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ayyookyndall
 one year ago
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ayyookyndall
 one year ago
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MeowLover17
 one year ago
Best ResponseYou've already chosen the best response.0Think of the diameter as a line, solve for the midpoint of that line to find the center.

MeowLover17
 one year ago
Best ResponseYou've already chosen the best response.0And the radius is basically the length from the midpoint to the end of the circle, in this case being one of the other coordinates.

MeowLover17
 one year ago
Best ResponseYou've already chosen the best response.0The formula would be

MeowLover17
 one year ago
Best ResponseYou've already chosen the best response.0Good luck thats all the information i can give.

jim_thompson5910
 one year ago
Best ResponseYou've already chosen the best response.1where are you stuck? are you stuck on the formula given on the page MeowLover17 gave you?

ayyookyndall
 one year ago
Best ResponseYou've already chosen the best response.0Yes, putting it in.

jim_thompson5910
 one year ago
Best ResponseYou've already chosen the best response.1P(10,2) and Q(4,6) the x coordinates of each point are 10 and 4 add them up: 10+4 = 6 divide the result by 2: 6/2 = 3 so the x coordinate of the midpoint is x = 3 Do the same for the y coordinates to get the y coordinate of the midpoint

ayyookyndall
 one year ago
Best ResponseYou've already chosen the best response.0Thats it for Part A?

jim_thompson5910
 one year ago
Best ResponseYou've already chosen the best response.1so that's effectively what this formula \[\LARGE (x_m, y_m) = \left(\frac{x_1+x_2}{2}, \frac{y_1+y_2}{2}\right)\] is saying "add up the corresponding coordinates and divide by 2 to get the midpoint "

ayyookyndall
 one year ago
Best ResponseYou've already chosen the best response.0Okay, got it. :)

jim_thompson5910
 one year ago
Best ResponseYou've already chosen the best response.1yes the midpoint of P and Q is the center because P and Q lie on the same diameter dw:1432945083421:dw

jim_thompson5910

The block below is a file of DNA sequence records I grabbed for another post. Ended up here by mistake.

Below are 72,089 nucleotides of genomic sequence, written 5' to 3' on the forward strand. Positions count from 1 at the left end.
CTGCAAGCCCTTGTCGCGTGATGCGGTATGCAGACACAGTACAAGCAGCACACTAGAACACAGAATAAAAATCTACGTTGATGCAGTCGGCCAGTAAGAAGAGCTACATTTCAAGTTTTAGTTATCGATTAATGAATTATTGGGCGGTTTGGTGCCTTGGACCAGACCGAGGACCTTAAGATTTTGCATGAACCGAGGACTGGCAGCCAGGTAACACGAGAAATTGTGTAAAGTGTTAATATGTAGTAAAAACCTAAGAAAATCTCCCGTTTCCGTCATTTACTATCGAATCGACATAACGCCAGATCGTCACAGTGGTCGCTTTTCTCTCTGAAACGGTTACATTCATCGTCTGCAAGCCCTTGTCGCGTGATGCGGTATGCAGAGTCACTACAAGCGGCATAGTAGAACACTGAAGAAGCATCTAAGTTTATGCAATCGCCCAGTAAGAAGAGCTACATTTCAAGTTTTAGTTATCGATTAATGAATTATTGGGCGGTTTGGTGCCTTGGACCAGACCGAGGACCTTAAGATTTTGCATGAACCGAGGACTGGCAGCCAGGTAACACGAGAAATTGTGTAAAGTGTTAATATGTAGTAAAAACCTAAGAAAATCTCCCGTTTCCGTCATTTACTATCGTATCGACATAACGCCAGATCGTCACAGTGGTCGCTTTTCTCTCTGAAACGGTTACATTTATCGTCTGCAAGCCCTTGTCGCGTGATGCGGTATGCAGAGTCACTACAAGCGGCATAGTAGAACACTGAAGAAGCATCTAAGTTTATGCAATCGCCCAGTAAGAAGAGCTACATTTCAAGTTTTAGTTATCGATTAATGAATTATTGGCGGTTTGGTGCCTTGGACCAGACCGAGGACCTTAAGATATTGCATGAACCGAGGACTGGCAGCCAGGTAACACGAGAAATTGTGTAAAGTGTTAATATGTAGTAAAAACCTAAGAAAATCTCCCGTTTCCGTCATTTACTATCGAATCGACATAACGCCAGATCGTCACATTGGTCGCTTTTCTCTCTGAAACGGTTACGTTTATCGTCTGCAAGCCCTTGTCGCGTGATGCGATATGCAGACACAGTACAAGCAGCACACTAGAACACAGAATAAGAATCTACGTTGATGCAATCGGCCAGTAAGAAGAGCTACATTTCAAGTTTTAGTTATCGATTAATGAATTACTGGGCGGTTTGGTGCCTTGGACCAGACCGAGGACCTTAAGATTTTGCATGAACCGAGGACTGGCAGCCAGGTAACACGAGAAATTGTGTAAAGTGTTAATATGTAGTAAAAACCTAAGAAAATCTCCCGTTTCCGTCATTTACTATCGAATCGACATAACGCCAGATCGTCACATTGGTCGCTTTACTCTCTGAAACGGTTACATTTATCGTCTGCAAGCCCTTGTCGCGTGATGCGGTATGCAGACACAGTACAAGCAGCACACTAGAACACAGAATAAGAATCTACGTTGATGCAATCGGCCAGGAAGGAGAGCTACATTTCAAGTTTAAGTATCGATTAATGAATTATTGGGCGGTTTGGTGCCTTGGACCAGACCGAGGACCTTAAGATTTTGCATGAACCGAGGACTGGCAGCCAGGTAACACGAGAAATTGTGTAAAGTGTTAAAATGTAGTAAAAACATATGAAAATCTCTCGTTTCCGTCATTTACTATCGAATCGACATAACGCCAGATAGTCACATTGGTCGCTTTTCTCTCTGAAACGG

one year ago
Best ResponseYou've already chosen the best response.1The radius can be found in 2 ways a) find the distance from the midpoint, ie center, to P or Q (pick one) b) find the distance from P to Q, then divide by 2

ayyookyndall
 one year ago
Best ResponseYou've already chosen the best response.0Which one will be easier?

jim_thompson5910
 one year ago
Best ResponseYou've already chosen the best response.1they're about equal in difficulty since you need to use the distance formula either way

ayyookyndall
 one year ago
Best ResponseYou've already chosen the best response.0I guess lets do A

jim_thompson5910
 one year ago
Best ResponseYou've already chosen the best response.1alright, so you can find the distance from the midpoint to P OR find the distance from the midpoint to Q

ayyookyndall
 one year ago
Best ResponseYou've already chosen the best response.0Find the distance from the midpoint to P

jim_thompson5910
 one year ago
Best ResponseYou've already chosen the best response.1use the distance formula \[\large d = \sqrt{\left(x_{2}x_{1}\right)^2+\left(y_{2}y_{1}\right)^2}\] to find the distance from the midpoint (3,2) to point P(10,2)

jim_thompson5910
 one year ago
Best ResponseYou've already chosen the best response.1(x1,y1) = (3,2) (x2,y2) = (10,2)

jim_thompson5910
 one year ago
Best ResponseYou've already chosen the best response.1good, now take the square root of that

jim_thompson5910
 one year ago
Best ResponseYou've already chosen the best response.1so the exact distance is \[\Large \sqrt{65}\] notice how it says "If your answer is not an integer, express it in radical form"

jim_thompson5910
 one year ago
Best ResponseYou've already chosen the best response.1"radical" is math term for "square root, cube root, fourth root, etc"

ayyookyndall
 one year ago
Best ResponseYou've already chosen the best response.0Did I get it right?

jim_thompson5910
 one year ago
Best ResponseYou've already chosen the best response.18.06 is the approximate distance, but they want the exact form

jim_thompson5910
 one year ago
Best ResponseYou've already chosen the best response.1yes that's the radius in exact radical form

ayyookyndall
 one year ago
Best ResponseYou've already chosen the best response.0Are we done or is there more?

jim_thompson5910
 one year ago
Best ResponseYou've already chosen the best response.1they just want the radius, so we're done

jim_thompson5910
 one year ago
Best ResponseYou've already chosen the best response.1dw:1432945973861:dw

jim_thompson5910
 one year ago
Best ResponseYou've already chosen the best response.1an integer is a whole number (not just any number)

jim_thompson5910
 one year ago
Best ResponseYou've already chosen the best response.1example of integers: 3, 22, 5, 8, 0, 157 example of nonintegers: 2.7, 8.5, \(\large \sqrt{15}\), \(\large \pi\)

ayyookyndall
 one year ago
Best ResponseYou've already chosen the best response.0Oh, I understand. Thank you! ;)
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